Gov. Sean Parnell knows this year may be particularly tough for many families given the difficult economic times, so on Tuesday he wanted to be sure to wish Alaskans a merry Christmas and happy holiday season during the annual open house at the Governor's Mansion.
"Most of us are holding our cash a little tighter, you know, spending more frugally," he said. "I just think it's a moment in time as Alaskans where we can gather together, face the wind together and do what our forbearers here have done for history, and that is work together for our economic growth and opportunity, understand that we're in this together and we are going to meet this challenge."
Parnell, along with his wife, Sandy, and two teenage daughters hosted the first holiday open house under his administration by greeting about 3,000 people at the executive mansion Tuesday. Hundreds of people waited patiently in a line snaking around the mansion as doors opened to the public at 3 p.m. with temperatures hovering in the mid-20s.
The Parnells said they are excited to spend their first Christmas as the first family in the historic mansion. The governor and his family are still settling into their new home in the capital. A moving truck is expected to bring more belongings to the capital from Anchorage later this month, the governor said.
"Being here will be a wonderful Christmas gift, in this beautiful home," Sandy Parnell said. "It's magical."
"We've got family coming and we are going to be spending the Christmas break here in Juneau," the governor said.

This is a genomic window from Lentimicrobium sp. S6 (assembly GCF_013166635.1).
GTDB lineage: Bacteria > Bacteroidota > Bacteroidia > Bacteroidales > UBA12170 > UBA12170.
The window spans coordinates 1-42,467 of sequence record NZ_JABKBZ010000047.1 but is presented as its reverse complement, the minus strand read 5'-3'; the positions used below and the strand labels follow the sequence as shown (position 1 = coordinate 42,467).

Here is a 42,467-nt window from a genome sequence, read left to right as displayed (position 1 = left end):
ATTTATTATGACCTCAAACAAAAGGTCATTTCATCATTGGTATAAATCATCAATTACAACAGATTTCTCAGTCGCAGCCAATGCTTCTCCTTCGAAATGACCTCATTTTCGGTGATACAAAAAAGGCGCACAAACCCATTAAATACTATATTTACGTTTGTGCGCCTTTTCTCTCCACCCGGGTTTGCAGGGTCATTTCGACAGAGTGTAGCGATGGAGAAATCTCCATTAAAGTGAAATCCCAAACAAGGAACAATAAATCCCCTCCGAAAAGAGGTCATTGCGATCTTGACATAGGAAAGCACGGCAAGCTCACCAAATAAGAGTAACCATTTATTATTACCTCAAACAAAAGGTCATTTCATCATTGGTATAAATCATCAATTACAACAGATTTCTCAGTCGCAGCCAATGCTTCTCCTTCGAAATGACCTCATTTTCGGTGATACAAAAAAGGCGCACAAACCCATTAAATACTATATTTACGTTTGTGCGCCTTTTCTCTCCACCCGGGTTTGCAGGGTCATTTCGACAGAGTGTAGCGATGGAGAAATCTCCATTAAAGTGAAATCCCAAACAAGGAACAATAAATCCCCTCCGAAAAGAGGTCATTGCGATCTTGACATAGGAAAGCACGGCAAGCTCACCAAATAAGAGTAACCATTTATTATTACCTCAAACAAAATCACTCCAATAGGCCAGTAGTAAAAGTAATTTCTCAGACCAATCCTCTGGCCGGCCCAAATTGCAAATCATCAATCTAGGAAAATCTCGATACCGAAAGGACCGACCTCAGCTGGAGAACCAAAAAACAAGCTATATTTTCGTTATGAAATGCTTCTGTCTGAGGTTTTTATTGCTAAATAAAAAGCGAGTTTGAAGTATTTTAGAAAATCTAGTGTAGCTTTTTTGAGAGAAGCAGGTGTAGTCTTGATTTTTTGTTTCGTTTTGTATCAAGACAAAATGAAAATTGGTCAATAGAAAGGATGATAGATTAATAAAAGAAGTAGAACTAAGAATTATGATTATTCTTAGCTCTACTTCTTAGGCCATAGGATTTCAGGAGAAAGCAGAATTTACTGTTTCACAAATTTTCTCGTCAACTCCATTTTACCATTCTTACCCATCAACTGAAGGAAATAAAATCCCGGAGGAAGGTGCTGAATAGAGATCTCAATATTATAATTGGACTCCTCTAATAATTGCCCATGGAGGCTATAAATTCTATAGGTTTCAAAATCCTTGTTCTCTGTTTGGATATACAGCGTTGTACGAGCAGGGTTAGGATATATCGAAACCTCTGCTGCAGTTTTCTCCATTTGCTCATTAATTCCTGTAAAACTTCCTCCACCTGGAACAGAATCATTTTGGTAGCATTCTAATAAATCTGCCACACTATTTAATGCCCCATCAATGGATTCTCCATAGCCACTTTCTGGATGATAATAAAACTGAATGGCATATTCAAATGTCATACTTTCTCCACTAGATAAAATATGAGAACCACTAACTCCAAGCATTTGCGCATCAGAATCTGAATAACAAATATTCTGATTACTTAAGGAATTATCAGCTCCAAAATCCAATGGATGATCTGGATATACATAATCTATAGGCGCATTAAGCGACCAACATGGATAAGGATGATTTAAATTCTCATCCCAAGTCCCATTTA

Clara Sperl, 90, said she tries to attend the annual open house each year and was glad to hear the governor and his family are relocating to Juneau.
"He said they are looking forward to moving here," she said. "I am happy to hear it."
Sperl said she thought the governor's staff did a wonderful job decorating the mansion this year.
"It's beautiful," she said.
The Parnells talked about childhood Christmas memories and holiday traditions during a press conference prior to the open house.
"There's always a discussion in the house about whether we just open one present on Christmas Eve or whether we have to wait," Sean Parnell said. "And we typically open one present on Christmas Eve and then open gifts as a family on Christmas morning."
The governor said he has been too busy to fill out his own Christmas list and told reporters he'd have to get back to them on that. However, he did recall a particularly favorite gift he received as a child that is bringing back fond memories this football season.
"My favorite gift was when I was 11 years old. I got a Minnesota Vikings helmet and football jersey, and given that this might be the first time they can go and win the Super Bowl, this is a good year," he said.
The first lady said she is excited to have her parents come from Oregon to spend Christmas at the mansion. She recalled Tuesday a favorite holiday vacation she took with her family as a child.
"One year when I was about 7 or 8, our family took a trip to Yellowstone National Park for Christmas. So we had ham sandwiches in the car I think for dinner, but we spent a beautiful few days in Yellowstone," she said.
Erika Fagerstrom, the executive residence manager and assistant to the first lady, said the open house is a long-standing tradition in the community since the mansion was built in 1912. The first open house was held in 1913, she said.
"This is the 97th year, and they just didn't have it for two years during World War II, for obvious reasons," Fagerstrom said.
Lifelong Juneau residents Koggie and Tom File said it was nice to see the new governor in Juneau.
"We're just happy to be in this position of serving Alaskans and look forward to more of it," the governor said during the press conference.
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